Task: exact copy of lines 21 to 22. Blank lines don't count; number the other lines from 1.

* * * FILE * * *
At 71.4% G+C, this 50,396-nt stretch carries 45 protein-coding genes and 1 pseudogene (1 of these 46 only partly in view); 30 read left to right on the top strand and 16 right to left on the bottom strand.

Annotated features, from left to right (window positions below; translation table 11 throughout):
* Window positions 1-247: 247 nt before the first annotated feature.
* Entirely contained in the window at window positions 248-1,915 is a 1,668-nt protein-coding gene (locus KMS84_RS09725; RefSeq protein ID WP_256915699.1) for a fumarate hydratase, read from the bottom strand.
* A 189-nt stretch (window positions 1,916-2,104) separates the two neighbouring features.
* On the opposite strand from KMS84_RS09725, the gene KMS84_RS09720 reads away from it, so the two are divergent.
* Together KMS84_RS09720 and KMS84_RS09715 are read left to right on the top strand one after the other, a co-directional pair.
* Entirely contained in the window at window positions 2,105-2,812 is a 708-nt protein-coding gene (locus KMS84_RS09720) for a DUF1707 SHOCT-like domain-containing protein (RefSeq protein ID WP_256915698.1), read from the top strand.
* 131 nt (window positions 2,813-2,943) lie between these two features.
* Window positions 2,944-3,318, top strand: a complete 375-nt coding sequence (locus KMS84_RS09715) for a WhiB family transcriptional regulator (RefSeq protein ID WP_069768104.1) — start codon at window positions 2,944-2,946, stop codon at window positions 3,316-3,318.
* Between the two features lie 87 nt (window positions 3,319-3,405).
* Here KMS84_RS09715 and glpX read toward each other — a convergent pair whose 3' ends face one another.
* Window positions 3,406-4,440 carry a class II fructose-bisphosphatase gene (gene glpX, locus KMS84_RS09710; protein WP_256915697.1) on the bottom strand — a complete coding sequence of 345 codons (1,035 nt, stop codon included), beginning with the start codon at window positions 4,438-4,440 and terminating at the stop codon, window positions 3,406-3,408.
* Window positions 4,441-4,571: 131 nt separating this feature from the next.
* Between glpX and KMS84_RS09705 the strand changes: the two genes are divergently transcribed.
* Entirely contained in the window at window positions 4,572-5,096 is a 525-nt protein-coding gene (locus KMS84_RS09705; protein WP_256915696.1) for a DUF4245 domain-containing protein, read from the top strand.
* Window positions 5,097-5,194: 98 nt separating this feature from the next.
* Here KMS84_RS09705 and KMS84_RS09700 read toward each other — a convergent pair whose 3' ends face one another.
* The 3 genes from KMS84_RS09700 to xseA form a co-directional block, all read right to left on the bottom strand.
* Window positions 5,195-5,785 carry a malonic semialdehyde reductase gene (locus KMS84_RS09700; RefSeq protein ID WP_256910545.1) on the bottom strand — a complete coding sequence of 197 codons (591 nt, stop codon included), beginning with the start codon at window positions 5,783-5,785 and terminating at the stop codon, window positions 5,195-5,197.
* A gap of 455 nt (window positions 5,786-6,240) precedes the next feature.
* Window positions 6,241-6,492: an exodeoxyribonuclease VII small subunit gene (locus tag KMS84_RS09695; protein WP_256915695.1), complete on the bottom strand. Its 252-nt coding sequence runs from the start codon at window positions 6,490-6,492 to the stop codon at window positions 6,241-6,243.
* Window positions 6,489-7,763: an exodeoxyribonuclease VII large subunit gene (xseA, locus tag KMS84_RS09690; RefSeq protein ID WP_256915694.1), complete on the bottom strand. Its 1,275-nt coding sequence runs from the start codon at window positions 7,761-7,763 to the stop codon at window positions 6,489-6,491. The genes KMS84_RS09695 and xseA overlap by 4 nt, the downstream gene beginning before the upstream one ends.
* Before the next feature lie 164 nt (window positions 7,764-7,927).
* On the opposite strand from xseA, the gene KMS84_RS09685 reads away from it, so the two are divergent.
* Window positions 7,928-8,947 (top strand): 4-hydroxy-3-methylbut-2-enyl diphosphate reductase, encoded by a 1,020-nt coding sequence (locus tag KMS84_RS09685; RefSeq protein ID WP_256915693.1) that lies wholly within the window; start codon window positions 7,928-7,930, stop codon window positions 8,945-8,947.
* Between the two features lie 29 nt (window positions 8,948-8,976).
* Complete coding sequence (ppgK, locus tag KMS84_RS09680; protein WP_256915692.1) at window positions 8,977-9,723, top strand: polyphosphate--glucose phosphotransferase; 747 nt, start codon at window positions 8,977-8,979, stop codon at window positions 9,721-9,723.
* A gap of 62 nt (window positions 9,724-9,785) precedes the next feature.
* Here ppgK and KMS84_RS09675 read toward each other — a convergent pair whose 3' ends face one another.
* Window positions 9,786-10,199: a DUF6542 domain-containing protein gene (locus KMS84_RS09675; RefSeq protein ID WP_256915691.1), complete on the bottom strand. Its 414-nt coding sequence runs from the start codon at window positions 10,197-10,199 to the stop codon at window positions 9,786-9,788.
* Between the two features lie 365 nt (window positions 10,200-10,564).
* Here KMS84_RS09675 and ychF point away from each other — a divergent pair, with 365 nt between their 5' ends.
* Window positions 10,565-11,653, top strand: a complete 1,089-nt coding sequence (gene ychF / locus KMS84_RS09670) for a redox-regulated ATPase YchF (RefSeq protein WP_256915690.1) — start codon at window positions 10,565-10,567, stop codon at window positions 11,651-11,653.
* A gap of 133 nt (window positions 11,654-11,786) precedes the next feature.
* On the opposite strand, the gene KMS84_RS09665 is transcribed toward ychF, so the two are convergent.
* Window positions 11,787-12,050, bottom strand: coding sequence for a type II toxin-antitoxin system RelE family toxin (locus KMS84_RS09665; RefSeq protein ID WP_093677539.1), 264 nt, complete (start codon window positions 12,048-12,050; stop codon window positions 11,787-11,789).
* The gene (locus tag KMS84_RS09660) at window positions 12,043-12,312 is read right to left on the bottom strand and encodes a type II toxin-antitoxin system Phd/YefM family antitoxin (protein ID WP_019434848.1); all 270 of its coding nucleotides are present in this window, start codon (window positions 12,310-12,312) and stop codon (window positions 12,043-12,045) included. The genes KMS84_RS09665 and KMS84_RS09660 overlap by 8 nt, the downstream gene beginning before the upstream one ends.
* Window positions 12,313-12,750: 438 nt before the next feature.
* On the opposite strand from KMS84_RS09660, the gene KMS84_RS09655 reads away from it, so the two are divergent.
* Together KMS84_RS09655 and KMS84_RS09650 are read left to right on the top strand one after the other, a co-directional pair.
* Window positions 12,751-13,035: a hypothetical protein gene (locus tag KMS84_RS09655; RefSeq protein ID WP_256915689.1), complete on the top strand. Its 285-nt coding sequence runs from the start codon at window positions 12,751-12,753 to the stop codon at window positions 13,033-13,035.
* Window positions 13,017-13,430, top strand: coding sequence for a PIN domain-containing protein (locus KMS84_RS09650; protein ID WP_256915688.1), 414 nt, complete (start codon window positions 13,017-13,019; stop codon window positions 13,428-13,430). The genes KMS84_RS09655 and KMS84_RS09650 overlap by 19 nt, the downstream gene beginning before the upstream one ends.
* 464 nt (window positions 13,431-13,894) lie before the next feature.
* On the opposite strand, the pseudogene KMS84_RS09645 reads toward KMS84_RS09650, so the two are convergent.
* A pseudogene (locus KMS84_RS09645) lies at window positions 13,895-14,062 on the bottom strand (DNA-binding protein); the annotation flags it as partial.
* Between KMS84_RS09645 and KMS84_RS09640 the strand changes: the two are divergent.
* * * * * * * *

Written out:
* A gap of 455 nt (window positions 5,786-6,240) precedes the next feature.
* Window positions 6,241-6,492: an exodeoxyribonuclease VII small subunit gene (locus tag KMS84_RS09695; protein WP_256915695.1), complete on the bottom strand. Its 252-nt coding sequence runs from the start codon at window positions 6,490-6,492 to the stop codon at window positions 6,241-6,243.